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The New Atlantis: A Journal of Technology & Society


"So. The young doctor, like the senior scholar, prefers research to humanity.” With this concise remark, Dr. Vivian Bearing deftly reveals an unsettling truth about herself and, by extension, the kind of detached rationalism that the modern scientific researcher and the modern academic typically wield. Margaret Edson’s play Wit focuses on the final all-too-human hours of Vivian Bearing, a renowned scholar of the seventeenth-century metaphysical poet John Donne. Set principally in Bearing’s research-university hospital room, Wit takes up an array of themes that are readily recognizable to contemporary audiences: the ordeal that cancer patients like Bearing experience; the courage or lack thereof that one can have when facing one’s own death; the role of empathy in the practice of medicine; the relationship between patient rights and medical ethics; and, of course, the place of suffering in human life. But this short play speaks to more than these concerns — even if reviewers and critics have sometimes had a difficult time seeing this. Wit shines a rather unflattering light on the methodological abstractness and frequently dehumanizing nature of a certain form of modern scientific reason. In the process, Edson’s play clearly and perceptively reminds its late modern audience of a simple truth: try as we might, we cannot hide forever from confronting certain elemental and enduring questions about God and the soul.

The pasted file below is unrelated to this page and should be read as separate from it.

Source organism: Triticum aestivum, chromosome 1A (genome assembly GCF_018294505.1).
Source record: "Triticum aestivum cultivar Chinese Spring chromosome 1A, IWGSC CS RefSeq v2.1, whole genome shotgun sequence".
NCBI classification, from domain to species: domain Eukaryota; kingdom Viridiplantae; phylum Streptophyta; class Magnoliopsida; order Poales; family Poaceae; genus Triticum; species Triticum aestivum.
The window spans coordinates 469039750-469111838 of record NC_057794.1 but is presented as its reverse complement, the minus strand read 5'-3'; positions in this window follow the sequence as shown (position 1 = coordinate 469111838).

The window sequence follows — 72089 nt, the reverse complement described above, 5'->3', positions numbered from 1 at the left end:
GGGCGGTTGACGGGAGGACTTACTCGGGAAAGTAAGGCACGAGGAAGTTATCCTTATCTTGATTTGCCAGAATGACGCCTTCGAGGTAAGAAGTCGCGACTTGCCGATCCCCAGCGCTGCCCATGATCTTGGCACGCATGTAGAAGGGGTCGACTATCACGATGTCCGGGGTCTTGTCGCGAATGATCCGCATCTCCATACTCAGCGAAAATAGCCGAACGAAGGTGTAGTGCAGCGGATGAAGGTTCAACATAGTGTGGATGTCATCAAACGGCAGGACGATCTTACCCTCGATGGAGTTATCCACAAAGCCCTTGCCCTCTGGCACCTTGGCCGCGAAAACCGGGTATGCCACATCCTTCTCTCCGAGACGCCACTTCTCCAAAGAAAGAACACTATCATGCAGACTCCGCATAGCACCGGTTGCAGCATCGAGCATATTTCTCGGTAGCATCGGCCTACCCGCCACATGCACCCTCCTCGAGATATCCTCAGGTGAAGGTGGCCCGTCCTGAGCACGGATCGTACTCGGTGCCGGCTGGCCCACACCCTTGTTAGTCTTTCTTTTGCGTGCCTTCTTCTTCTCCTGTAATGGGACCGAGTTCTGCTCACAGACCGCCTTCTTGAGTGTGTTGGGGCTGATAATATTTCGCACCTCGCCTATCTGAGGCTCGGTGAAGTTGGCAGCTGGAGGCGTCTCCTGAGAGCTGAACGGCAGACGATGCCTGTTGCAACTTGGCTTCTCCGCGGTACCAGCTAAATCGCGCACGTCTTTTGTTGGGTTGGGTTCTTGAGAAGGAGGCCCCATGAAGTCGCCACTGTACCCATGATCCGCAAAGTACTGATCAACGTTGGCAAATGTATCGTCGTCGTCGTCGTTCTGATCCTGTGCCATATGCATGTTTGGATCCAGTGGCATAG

© The New Atlantis. Reproduced with permission.